I’ve really been enjoying Iain Murray’s biography, David Martyn Lloyd-Jones: The First Forty Years 1899-1939. Even though I’m reading about things that took place a century ago, it’s striking how little things have changed.
Take this sermon by Lloyd-Jones, preached in March 1924. You may or may not agree with Lloyd-Jones, but it sounds an awful lot like a critique you could hear today. You’ll notice that Lloyd-Jones was often confrontational in his approach. More on that some other time.
We get endless sermons on psychology, but amazingly few on Christianity. Our preachers are afraid to preach on the doctrine of the Atonement and on predestination. The great cardinal principles of our belief are scarcely ever mentioned, indeed there is a movement on foot to amend them so as to bring them up to date. How on earth can you talk of bringing these eternal truths up to date? They are not only up-to-date, they are and will be ahead of the times to all eternity.
As I say, you can disagree, but there’s no doubt that the issues he mentions are still ones we’re talking about today. This could have been preached at the T4G Conference a couple of months back.
Or check out this sermon, from 1927 I think:
We seem to have a real horror of being different. Hence all our attempts and endeavors to popularize the church and make it appeal to people…The man who only comes to church or chapel because he likes the minister as a man is of no value at all, and the minister who attempts to get men there by means of that subterfuge is for the time being guilty of lowering the standard of truth which he claims to believe. For the gospel is the gospel of salvation propounded by the Son of God himself. We must not hawk it about in the world, or offer special inducements or attractions, as if we were shopkeepers announcing an exceptional bargain sale…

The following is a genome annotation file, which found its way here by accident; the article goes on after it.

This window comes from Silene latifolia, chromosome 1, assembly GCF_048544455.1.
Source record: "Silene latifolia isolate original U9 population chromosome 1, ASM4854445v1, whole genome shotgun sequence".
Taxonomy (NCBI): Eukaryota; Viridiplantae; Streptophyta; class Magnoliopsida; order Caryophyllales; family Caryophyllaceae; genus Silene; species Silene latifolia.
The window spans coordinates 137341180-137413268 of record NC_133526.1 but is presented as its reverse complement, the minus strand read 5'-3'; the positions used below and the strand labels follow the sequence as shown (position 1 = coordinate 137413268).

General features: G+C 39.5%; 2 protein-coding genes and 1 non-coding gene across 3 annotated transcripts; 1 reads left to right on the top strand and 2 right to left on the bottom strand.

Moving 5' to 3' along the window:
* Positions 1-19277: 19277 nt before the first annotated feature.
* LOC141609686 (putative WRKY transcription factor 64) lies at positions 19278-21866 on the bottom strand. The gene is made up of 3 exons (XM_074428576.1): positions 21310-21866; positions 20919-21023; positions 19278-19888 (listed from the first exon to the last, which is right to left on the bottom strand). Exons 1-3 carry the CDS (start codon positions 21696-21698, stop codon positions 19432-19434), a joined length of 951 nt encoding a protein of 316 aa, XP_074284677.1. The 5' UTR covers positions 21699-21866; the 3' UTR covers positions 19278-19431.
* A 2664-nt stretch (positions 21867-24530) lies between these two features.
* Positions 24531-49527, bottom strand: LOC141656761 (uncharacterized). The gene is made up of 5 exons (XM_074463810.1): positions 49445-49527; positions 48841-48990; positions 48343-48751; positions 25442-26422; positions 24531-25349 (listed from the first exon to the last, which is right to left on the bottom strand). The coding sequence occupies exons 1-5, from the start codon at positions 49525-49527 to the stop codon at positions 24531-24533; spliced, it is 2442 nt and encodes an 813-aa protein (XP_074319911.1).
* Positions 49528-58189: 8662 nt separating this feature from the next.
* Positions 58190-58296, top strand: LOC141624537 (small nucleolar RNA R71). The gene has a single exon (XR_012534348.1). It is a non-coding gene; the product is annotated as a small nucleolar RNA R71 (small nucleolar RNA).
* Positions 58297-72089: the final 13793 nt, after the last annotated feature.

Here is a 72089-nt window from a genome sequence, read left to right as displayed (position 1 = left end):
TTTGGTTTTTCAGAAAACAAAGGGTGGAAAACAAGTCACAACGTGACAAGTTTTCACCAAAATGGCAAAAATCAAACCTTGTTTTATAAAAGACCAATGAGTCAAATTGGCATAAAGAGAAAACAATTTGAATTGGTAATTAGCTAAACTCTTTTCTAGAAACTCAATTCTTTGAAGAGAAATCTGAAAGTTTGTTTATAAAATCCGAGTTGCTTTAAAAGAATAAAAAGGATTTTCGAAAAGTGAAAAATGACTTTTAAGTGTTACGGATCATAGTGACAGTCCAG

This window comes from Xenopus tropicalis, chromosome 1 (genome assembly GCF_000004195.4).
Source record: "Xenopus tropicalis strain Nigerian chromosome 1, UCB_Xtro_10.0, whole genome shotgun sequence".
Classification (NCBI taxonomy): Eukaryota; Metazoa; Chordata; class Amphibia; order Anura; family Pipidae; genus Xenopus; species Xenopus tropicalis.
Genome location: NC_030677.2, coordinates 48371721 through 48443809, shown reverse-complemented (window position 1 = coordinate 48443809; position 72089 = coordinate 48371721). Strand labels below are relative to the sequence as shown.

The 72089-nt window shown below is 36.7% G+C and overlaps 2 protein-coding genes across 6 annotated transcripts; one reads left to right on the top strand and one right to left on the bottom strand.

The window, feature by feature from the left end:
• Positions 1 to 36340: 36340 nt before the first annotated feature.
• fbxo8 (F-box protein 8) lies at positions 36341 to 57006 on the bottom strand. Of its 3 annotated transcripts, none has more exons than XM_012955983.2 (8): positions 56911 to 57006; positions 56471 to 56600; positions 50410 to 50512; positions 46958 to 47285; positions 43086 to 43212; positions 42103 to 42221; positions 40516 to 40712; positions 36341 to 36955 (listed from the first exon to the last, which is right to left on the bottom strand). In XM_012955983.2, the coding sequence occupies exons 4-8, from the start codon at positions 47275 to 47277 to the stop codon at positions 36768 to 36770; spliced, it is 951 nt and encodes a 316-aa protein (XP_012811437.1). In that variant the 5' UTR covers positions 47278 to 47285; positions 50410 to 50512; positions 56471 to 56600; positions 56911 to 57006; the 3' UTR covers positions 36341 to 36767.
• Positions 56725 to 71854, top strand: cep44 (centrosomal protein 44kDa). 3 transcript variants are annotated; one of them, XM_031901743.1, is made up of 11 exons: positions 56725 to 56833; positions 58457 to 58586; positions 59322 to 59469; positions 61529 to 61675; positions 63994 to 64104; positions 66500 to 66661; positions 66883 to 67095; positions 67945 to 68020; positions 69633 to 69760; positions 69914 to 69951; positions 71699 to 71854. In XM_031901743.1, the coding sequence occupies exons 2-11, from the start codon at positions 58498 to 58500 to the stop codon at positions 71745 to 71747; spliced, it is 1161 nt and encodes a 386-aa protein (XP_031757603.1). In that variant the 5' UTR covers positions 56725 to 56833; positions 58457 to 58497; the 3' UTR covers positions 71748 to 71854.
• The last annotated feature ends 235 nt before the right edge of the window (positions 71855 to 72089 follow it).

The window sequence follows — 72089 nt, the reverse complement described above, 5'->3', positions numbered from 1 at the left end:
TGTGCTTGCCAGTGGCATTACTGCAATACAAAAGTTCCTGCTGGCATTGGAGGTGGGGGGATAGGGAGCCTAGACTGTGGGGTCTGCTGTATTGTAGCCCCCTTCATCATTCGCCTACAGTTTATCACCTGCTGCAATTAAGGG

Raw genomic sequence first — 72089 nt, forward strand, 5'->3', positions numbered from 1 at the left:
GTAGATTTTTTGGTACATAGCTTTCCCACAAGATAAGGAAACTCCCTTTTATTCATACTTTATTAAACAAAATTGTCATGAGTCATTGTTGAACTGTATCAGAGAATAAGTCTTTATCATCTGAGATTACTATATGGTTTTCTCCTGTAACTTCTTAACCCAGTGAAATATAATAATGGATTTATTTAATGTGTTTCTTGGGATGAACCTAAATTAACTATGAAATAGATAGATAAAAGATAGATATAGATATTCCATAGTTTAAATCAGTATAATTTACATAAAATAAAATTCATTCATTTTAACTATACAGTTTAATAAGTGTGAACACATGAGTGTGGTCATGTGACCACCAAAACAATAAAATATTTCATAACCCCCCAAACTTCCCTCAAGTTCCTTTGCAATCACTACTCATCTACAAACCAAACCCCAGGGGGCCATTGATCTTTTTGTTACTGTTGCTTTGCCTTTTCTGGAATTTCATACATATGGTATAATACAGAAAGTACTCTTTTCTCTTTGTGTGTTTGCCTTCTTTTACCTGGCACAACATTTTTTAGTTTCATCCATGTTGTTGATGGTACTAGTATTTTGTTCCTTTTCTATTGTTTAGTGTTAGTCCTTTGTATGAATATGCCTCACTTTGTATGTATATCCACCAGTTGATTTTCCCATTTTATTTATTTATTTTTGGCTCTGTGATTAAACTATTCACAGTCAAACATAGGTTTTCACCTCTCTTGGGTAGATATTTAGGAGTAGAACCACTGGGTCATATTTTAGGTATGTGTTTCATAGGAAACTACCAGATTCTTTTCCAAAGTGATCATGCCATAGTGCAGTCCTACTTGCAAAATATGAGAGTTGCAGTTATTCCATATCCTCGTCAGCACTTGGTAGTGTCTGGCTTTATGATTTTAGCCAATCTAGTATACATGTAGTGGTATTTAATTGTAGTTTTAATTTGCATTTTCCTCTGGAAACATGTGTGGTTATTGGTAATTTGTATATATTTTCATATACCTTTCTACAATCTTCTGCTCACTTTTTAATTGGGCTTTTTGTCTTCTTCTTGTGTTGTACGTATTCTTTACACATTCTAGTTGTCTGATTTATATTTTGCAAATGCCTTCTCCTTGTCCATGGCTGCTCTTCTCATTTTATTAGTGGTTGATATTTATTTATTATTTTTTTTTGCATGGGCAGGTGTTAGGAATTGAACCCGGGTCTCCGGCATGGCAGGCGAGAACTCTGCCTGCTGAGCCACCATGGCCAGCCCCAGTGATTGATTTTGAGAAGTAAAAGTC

Spectacular stuff. I can almost hear Eugene Peterson or even Michael Horton in these comments.
I was reading today about his first pastorate. The church was in decline and people wanted to see how Lloyd-Jones would tackle the problem. They guessed it might be by starting a new program. Lloyd-Jones didn’t seem to rely too much on programs though. Murray writes:
Dr. Lloyd-Jones had nothing to say about any new programme. To the surprise of the church secretary he seemed to be exclusively interested in the purely ‘traditional’ part of church life…The church was to advance, not by approximating to the world, but rather by representing in the world the true life and privilege of the children of God. The fundamental need was for the church to recover an understanding of what she truly is.
That last sentence is great.
By the way, I got reading about the Doctor (as Lloyd-Jones is often called) because Tim Keller mentions him so much. I’m really enjoying the book. A good biography is always refreshing.